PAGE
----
New research finds funders have responded well to the outbreak of Covid-19

New research finds funders have responded well to the outbreak of Covid-19

Earlier this year nfpSynergy surveyed 143 grantees and 218 unsuccessful applications from The John Ellerman Foundation to understand how charities have been impacted by Covid-19, and the overall effectiveness of the foundation. In this week's blog, Tim Harrison-Byrne discusses some of the insights from that research.
By Tim Harrison-Byrne

In May and June nfpSynergy surveyed John Ellerman Foundation’s grantees and unsuccessful applicants to understand what the Foundation does well and where it can improve. One objective of the project was to understand how charities had been impacted by Covid-19. The John Ellerman Foundation has kindly agreed to share the findings to help other funders and charities understand the views of their applicants, and where they are struggling.

143 grantees and 218 unsuccessful applicants were surveyed by nfpSynergy between 11th May and 5th June 2020.

Funders have pulled together and been responsive to the situation

76% of the sample believed that funders have been very responsive to the outbreak of coronavirus. Charities have been appreciative of the efforts many funders have made to be more flexible with outcomes or indeed offering emergency funding. As one charity said,

“Funders have been very understanding with regard to project funding, and perhaps not being able to meet outcomes or enabling us to be flexible with how funding is spent.”

Respondent from a £1m - £5m charity

A slightly smaller proportion (65%), but still a majority, believed that funders have pulled together in this situation. For both statements however, smaller charities with an income under £250k were far less likely to agree than larger charities. 61% of small charities thought funders had been responsive, compared to 83% of large charities (an income over £5m).

8 in 10 have seen their income decrease

Perhaps the most unsurprising finding from the research is that 81% of participants in the research said their income had decreased as a result of the pandemic. However, a higher proportion of larger charities with an income over £5m reported this than the smallest charities (income under £250k) - 95% vs 73%.

Smaller charities are far less likely to use the furlough scheme

The topic of furloughing staff was the area where we saw the biggest difference between large and small charities. Only 35% of small charities said they had furloughed their staff, compared to 80% of charities with an income over £5m. For small charities with only 1 or 2 paid staff, utilising the furlough scheme and continuing to provide services may not have been an option. For those who are a little bigger who have furloughed staff, it has placed a strain on those who continue to work.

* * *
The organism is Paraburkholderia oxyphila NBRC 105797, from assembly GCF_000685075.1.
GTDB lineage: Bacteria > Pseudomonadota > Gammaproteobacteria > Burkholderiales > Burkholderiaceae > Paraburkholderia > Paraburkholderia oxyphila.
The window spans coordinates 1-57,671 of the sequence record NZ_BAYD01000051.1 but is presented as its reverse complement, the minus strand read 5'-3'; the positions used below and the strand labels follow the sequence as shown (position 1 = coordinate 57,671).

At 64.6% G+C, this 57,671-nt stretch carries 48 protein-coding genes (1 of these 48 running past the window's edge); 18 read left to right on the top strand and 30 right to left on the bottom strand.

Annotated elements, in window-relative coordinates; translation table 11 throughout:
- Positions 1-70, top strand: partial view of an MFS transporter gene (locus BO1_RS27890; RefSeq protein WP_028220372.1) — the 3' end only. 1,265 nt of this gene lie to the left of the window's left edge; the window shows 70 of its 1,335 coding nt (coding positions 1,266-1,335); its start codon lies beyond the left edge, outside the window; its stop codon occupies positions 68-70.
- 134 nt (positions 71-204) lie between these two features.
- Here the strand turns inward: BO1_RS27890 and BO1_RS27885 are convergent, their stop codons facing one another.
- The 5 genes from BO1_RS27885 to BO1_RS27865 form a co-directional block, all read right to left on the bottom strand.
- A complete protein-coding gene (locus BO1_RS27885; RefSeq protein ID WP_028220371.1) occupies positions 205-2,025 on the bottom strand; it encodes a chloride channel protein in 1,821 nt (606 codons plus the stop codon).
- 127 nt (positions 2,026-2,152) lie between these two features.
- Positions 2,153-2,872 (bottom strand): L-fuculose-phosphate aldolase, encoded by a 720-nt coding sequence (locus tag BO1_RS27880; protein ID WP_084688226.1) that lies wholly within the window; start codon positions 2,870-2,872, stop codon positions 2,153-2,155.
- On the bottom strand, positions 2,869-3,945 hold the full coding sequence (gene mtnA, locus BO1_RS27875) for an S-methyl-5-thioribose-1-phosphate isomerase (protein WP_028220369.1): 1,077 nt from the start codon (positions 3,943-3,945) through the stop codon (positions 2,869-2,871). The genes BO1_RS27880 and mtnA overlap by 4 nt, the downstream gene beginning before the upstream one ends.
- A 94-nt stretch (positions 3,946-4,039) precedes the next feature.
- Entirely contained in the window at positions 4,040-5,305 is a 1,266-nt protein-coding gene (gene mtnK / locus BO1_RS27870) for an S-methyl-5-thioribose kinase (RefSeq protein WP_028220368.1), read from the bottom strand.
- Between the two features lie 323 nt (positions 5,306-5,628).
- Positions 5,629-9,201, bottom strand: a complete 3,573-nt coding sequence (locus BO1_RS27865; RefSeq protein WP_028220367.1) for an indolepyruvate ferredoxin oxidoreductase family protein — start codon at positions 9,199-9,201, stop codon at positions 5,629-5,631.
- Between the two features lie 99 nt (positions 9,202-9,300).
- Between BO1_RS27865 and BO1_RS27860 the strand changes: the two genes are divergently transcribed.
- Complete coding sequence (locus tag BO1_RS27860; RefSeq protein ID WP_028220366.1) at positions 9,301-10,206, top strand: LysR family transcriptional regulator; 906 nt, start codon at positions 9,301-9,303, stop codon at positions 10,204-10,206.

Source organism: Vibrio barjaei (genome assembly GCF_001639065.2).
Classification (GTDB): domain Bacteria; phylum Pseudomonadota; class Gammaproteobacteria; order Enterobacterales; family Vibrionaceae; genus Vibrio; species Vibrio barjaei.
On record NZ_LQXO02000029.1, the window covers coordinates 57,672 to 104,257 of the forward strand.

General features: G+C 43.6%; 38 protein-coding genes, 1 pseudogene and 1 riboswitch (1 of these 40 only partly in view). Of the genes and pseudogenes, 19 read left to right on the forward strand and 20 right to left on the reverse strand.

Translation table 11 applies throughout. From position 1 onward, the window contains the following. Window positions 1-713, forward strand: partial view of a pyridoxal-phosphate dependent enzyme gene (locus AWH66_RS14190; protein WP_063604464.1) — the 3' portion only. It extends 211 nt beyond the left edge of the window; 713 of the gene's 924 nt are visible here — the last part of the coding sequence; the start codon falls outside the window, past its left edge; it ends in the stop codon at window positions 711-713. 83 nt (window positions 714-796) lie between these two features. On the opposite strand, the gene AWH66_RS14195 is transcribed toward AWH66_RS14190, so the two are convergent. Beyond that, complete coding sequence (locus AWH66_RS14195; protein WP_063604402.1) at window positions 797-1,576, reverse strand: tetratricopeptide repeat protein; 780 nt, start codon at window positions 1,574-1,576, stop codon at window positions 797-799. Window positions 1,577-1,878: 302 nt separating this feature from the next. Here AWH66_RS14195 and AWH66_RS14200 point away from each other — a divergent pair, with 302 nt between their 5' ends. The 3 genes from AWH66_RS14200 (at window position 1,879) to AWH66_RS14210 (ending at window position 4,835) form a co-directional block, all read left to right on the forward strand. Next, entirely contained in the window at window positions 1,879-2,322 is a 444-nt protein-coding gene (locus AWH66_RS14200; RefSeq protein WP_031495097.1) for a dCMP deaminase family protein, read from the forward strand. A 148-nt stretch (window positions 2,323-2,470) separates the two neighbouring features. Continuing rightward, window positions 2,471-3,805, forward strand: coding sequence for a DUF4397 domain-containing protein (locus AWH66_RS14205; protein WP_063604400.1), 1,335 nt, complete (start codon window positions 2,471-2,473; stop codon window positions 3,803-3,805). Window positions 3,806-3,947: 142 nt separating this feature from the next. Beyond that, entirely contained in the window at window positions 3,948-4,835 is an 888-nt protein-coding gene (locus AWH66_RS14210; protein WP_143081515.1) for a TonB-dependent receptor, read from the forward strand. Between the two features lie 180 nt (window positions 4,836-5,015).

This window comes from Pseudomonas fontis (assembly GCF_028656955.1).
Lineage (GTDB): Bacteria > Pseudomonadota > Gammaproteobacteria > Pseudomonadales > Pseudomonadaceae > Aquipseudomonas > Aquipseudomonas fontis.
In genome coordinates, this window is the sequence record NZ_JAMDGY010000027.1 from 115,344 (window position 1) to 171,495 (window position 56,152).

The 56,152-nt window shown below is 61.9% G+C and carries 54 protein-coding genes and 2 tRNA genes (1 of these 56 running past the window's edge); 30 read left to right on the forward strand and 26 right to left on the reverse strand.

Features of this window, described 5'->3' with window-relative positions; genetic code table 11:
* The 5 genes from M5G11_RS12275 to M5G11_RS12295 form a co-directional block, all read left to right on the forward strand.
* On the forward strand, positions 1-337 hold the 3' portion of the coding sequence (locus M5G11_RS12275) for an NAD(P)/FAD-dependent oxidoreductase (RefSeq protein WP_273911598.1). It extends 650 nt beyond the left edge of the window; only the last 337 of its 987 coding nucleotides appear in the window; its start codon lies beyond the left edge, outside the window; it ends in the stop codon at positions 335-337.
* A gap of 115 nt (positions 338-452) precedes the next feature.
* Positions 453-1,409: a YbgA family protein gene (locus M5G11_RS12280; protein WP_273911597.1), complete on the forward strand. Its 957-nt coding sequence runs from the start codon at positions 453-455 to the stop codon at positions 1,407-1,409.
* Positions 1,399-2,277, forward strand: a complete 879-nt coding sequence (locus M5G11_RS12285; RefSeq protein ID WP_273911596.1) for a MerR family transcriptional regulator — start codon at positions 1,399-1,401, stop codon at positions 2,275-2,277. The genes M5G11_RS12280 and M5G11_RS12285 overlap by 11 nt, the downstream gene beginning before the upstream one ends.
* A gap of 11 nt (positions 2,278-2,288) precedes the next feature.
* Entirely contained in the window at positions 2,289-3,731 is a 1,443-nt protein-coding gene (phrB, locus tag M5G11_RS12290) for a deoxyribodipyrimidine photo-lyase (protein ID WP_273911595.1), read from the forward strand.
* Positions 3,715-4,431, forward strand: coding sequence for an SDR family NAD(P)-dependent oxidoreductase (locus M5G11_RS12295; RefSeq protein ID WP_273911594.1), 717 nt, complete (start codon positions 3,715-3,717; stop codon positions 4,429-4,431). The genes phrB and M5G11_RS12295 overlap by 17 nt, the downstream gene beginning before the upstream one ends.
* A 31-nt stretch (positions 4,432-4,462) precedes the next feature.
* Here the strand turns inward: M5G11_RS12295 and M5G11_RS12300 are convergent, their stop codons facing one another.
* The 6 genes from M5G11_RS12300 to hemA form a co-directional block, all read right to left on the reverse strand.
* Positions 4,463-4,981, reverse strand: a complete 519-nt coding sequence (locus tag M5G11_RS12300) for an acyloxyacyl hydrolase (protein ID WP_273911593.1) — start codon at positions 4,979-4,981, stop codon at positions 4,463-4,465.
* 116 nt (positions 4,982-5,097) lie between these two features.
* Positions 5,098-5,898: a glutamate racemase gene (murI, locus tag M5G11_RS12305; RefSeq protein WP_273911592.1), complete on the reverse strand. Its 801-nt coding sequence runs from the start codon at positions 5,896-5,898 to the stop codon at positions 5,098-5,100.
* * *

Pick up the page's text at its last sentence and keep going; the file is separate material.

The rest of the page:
“Having to furlough staff was challenging as we still required their services but could not afford to pay them, so that has resulted in existing staff taking on more responsibilities.”

Respondent from a £500k - £1m charity

The research confirmed this quote - 63% reported that staff have had to increase their workload.

A third required emergency funding to survive the next 3 months

32% said they required emergency funding to survive until September. This was quite consistent across charity size, though the figure was slightly higher for charities with an income under £500k. This statistic clearly highlights the dilemma for funders. By no means were all charities in immediate crisis, so how to get the money to the right charities at the right time, whilst not neglecting medium and longer-term commitments to others?

“Emergency funding has been focused on the Covid-19 response, but as our activities do not fit this category, we have been unable to apply. However, a huge reduction in income due to cancelled events and other funds re-directing their focus has meant we are struggling to survive.”

Respondent from a £1m - £5m charity

Staff morale is not high and staff are anxious about the future

70% of participants said their staff were very anxious about the current situation. Furthermore, only 38% reported that morale among staff is high. Clearly the pandemic has created a lot of uncertainty for charities. So far only 4% of the respondents reported having made redundancies as a result of Covid-19, though this research was conducted in May and June. A key question will be what happens once the furlough scheme concludes in October.

“Although we have been through a lot of change in the last two months, there is a lot more to come.”

Respondent from a £500k - £1m charity

The findings show a complex picture of perceptions. Many believed funders had responded well, which raises the questions what can funders learn from their improved responsiveness and engagement over this period? Many charities have seen decreases to their income, and for a significant proportion this has led to a requirement for emergency funding that if it isn’t met, could lead to many charities closing their doors. The next few months look set to be tough for charities, and funders will need to be at their very best to support as many as possible.

If you would like to explore the research further then please see the PowerPoint slides attached below. To find out more about this research, please get in touch with Tim Harrison-Byrne on

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